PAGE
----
District 299 characterizes the filing of a discrimination complaint as “playing the race card.” For an alternate view, check Black Agenda Report:
“Public-private partnerships between Chicago’s City Hall, where two men named Richard Daley have ruled more than 40 of the last 55 years, and a gaggle of corporate bagmen from the Gates, Bradley, Walton and other foundations have honed a disastrous ‘education reform’ agenda that is now national policy. In Chicago, where dozens of neighborhood public schools have been shuttered and hundreds of experienced, predominantly black teachers fired in mid-career and replaced by underqualified, underpaid, uncertified and ovewhelmingly white newbie instructors, resistance is brewing and spreading….”
The rebuilding of New Orleans “often bears an alarming resemblance to a segregation re-enactment,” writes Lizzy Ratner in the Nation. Read the rest of this entry »
Doudou Diene, Special Rapporteur on Racism for the UN Human Rights Commission, holds a public hearing on racial discrimination in Chicago at noon on Friday, May 23, at the University of Chicago International House, 1414 E, 59th.
His fact-finding mission was mandated after a Chicago delegation presented a report on racism here (pdf) to the Human Rights Commission in Geneva in February.
A reception for Diene will be held at the Depaul University Law School, 1 E. Jackson, Friday at 4 p.m. More information at jcua.org. (More on Diene’s visit to eight U.S. cities at US Human Rights Network. Also see last December’s Newstip on the Chicago report.)
Today New York Times columnist Bob Herbert writes that Rev. Jeremiah Wright is bad news for racial reconciliation in America (and for the presidential candidacy of Wright’s most prominent parishioner).
Tomorrow Herbert speaks at the 125th anniversary luncheon of the Community Renewal Society, the local civil rights project founded and supported by Wright’s denomination, the United Church of Christ — Wednesday, April 30, 12 noon at the Fairmont Hotel, 200 N. Columbus. Herbert will give the keynote, speaking on “Poverty Beyond the Bush Years.”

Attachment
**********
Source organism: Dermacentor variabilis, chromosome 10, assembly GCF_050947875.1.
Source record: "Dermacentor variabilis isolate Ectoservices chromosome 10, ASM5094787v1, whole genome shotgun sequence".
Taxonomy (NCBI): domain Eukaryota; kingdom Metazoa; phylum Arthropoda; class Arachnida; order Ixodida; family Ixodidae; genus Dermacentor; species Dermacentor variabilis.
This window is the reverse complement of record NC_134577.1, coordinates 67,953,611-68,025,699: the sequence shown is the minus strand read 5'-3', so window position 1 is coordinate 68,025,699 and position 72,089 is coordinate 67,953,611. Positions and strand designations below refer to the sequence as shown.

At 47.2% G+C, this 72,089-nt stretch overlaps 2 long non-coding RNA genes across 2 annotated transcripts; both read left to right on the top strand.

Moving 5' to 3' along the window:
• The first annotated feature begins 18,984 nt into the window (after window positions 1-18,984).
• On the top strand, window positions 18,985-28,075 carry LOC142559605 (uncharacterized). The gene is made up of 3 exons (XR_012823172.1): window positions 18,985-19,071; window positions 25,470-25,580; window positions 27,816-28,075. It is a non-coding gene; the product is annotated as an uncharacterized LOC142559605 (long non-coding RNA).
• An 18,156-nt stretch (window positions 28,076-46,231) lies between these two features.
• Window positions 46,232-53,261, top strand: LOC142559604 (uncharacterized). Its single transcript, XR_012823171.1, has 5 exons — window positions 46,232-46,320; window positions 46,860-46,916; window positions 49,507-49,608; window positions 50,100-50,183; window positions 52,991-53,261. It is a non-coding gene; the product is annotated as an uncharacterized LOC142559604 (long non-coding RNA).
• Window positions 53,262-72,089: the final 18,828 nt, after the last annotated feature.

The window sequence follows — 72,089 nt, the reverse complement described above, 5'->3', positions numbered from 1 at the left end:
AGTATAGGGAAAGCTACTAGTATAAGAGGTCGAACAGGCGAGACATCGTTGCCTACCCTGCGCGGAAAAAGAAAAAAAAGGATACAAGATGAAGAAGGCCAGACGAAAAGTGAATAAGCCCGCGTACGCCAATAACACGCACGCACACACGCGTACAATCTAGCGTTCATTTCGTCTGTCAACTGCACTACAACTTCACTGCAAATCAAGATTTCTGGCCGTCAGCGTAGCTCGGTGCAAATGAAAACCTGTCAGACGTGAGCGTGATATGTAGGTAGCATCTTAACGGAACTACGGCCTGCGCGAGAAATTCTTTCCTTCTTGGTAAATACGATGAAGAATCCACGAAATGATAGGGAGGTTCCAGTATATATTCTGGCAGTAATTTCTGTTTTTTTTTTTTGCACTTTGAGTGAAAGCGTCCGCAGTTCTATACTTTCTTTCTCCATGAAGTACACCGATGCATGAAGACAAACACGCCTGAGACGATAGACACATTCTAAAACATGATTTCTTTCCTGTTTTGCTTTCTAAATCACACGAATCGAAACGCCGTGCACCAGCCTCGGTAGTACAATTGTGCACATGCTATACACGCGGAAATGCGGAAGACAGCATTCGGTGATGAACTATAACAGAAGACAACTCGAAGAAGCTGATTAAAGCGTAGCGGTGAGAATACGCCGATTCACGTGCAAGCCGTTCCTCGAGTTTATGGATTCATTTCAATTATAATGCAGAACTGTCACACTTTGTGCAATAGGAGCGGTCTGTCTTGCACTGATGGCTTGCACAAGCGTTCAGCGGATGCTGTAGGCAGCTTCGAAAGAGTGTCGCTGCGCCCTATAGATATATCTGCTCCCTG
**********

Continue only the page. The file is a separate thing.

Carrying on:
PS – Monroe Anderson has a different view of Wright’s reemergence.
Chicago area job growth is concentrated in municipalities with the lowest African American populations and the least affordable housing, according to a new Chicago Reporter analysis. The black unemployment rate in the Chicago area is five times the rate for whites.
“Distance from job opportunities hinders the employment prospects of African Americans by imposing commuting costs, and by hampering knowledge of employment opportunities,” according to researchers cited by the Reporter.
It’s worth recalling last year’s report from Good Jobs First-Illinois showing how state economic development subsidies favor affluent outlying suburbs which have low unemployment, contributing to sprawl and penalizing transit-dependent workers.
These analyses underline the importance of “smart growth” being promoted by local nonprofits. The Center for Neighborhood Technology advocates for transit-oriented development, including affordable housing near transit, and Metropolitan Planning Council works to facilitate employer-assisted housing near job sites.
Storyteller and CMW associate Susan O’Halloran will receive the Saint Katharine Drexel Racial Justice Award from the Archdiocese of Chicago on Friday, which is the 40th anniversary of Martin Luther King’s assassination — and the eve of an annual multicultural storytelling festival she helps organize, where this year nine local high school students will be honored for building cultural bridges.
The awards shine spotlights on a few of the many people carrying on King’s message of racial justice and reconciliation.
One of O’Halloran’s stories, captured on her CD “Dividing Lines,” tells of her own small teenage rebellion against her South Side Irish family, barricaded in their home while King led an open housing march a few blocks away. She had already joined a citywide interracial youth group, invited by a nun in her high school; the CD tells of “the education of a Chicago white girl” in humorous vignettes.
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“As leaders within our community, African American pastors stand united in our support of Dr. [Jeremiah] Wright and the points he made in his message,” said two leaders of the Gamaliel Foundation in a statement today.
“Unfortunately, the interest in characterizing the style of Dr. Wright’s message has not been matched by a willingness to converse either about the substance of his message (all of it, rather than ten-second sound bites) or the passion that gives rise to the remarks,” said Rev. Dr. Kevin M. Turman and Rev. Dr. John Welch, leaders of the Gamliel Foundation, a national network of grassroots faith-based community organizations based in Chicago.
It was under Gamaliel’s auspices that Sen. Barack Obama worked as a community organizer for the Developing Communities Project in Roseland in the mid 1980s.
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Local community activists will travel to Geneva next week (February 17 to 23) to testify on offically-sanctioned human rights violations in Chicago before the UN’s International Committee on Racial Discrimination.
Members of the Developing Government Accountability Project will raise issues including police torture, public housing, and transportation policy. (See the recent Newstip on the group’s report on racism and human rights in Chicago.)